Hundreds of mourners staged candlelight vigils in West Virginia towns the evening of April 7 honoring the 29 coal miners who died in the explosion at Massey Energy's Upper Big Branch Mine, Monday April 5, and for the four missing miners. Rescuers were forced to turn back, once again, by heavy concentrations of explosive methane in the five-miles-long mine.
The biggest vigil was in Cabin Creek, site of coalfield wars a century ago as miners struggled to win union rights in the face of vicious coal company union-busting and brutal exploitation. W. Va. Gov. Joe Manchin, a Democrat, came to the Cabin Creek vigil to comfort the families of miners of those who died and of those still missing.
Former Whitesville, W. Va. Mayor, Earl Howell, 85, himself a retired coal miner told Reuters that safety and health in the coal mines has sharply declined as the number of unionized mines has plummeted.
That charge was echoed by Jimmy Platt, 54, a former Massey miner now employed as a chef. Platt said the mine "was an accident waiting to happen" as Massey ran roughshod over safety and health regulations. Ten of the citations issued against Massey were for poor ventilation to clear the mine of explosive methane. Pratt said the main difference between a non-union and a unionized mine "is the right to say no" and refuse to work in a gas-filled mine.
In Washington, Labor Secretary Hilda Solis promised to find out how such a tragedy could happen. "Twenty-five hardworking men died unnecessarily. The very best way we can honor them is to do our job. The investigating team is committed to finding out what happened and we will take action."
Meanwhile, more muck oozed out on Massey CEO Don Blankenship. First, at about 9 a.m. April 8, Blankenship updated his Twitter page, which infuriated readers of the Charleston Daily Mail.
But the real muck, came when Alternet posted an expose that first appeared on Hullabaloo. "Blankenship spent over $1 million dollars along with other U.S. Chamber (of Commerce) buddies like Verizon to sponsor last year's Labor Day Tea Party, also known as the 'Friends of America Rally' with Blankenship, himself, among the featured speakers."
In a November 2008 interview with the Williamson Daily News of West Virginia, Blankenship sneered that environmentalists are "crazy greeniacs" who are "taking over the world."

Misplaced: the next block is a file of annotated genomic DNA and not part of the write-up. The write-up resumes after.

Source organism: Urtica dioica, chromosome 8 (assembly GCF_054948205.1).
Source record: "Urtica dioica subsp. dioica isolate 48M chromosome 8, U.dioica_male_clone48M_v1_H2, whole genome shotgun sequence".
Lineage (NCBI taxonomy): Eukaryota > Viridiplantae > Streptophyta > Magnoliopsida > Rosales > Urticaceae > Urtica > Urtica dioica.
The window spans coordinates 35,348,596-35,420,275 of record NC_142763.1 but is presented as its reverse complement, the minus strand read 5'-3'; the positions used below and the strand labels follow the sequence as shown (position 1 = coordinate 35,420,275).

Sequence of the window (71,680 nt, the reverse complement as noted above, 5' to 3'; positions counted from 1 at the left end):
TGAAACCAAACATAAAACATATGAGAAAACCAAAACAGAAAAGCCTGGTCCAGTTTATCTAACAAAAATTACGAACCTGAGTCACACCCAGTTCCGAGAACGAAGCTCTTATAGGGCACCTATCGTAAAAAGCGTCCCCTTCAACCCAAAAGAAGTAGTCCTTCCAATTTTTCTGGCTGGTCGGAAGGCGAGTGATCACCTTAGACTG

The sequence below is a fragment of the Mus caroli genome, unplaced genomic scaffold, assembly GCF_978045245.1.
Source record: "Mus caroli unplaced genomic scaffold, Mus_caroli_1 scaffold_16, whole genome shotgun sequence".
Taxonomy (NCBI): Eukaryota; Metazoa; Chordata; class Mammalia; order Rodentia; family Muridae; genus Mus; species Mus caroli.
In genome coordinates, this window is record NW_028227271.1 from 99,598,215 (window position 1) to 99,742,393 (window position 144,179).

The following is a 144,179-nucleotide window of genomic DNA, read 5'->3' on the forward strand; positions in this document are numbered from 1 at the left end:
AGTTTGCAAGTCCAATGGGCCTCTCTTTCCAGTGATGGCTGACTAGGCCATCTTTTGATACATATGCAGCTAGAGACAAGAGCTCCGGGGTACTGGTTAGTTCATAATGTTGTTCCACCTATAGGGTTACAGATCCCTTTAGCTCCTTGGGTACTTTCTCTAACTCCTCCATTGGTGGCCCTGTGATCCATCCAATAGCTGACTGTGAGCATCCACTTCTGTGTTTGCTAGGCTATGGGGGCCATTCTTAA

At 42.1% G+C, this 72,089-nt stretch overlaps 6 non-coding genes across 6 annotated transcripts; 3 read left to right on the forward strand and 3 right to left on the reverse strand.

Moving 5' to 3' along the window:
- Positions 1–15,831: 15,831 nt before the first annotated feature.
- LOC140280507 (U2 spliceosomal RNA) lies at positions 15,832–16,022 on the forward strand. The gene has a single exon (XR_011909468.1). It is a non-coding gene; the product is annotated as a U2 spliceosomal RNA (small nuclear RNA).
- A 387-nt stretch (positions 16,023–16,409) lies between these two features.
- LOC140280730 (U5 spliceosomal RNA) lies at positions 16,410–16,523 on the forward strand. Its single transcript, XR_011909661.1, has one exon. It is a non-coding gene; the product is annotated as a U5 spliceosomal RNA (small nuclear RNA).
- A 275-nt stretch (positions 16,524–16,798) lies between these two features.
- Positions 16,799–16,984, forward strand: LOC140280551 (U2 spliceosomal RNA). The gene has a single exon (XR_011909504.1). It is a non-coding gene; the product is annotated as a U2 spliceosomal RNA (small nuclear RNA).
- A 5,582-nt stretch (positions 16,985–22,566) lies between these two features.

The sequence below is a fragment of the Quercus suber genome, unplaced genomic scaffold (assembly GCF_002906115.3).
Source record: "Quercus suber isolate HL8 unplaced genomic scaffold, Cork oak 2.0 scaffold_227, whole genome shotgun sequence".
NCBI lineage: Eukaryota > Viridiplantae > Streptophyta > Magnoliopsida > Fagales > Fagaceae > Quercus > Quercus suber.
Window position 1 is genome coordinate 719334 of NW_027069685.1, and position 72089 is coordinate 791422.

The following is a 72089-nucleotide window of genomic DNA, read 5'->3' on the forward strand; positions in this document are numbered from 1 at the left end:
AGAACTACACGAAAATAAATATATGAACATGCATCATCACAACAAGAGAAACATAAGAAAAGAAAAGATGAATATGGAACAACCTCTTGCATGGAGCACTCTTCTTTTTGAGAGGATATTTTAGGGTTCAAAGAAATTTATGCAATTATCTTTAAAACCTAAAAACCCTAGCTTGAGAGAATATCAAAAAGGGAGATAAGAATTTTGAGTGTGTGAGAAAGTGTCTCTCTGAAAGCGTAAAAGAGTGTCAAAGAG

Denise Winebrenner Edwards, a veteran writer for the PW, reports that the Labor Day tea party rally was held at the "remains" of a mountaintop removal mine just south of Logan, W.Va. It underlined Massey Energy's spearhead role in this devastating form of coal mining that has destroyed 400,000 acres of mountaintops in Appalachia and buried or poisoned 1,200 miles of once pristine rivers and streams. Edwards describes Blankenship as a corporate "mobster...buying and selling Republican politicians, resorting to violence and defying the law in the name of profit."
Massey broke a union-recognition strike by the United Mine Workers in the mid-1980s. President Reagan, fresh from destroying PATCO, the air traffic controllers union, gave full support to Massey's use of strikebreakers, guarded by gun thugs, armored cars and machine guns.
Blankenship is a director of the National Mining Association and a director of the U.S. Chamber of Commerce.
In a news special, "Is God Green?" broadcast Sept. 7, 2007, Bill Moyers Journal featured working people from southern Appalachia who are fighting mountaintop removal mining. Moyers interviewed Carmelita Brown, who charged that Massey poisoned the water in her well. "In taking on Massey, the Browns and their neighbors are taking on Massey's president and CEO, Don Blankenship," Moyers said.
A video clip flashes on the screen with Blankenship proclaiming pompously, "Unions, communities, people, everybody's gonna have to learn to accept that in the United States you have a capitalist society, and that capitalism, from a business viewpoint, is survival of the most productive."
Photo: Jeff Gentner/AP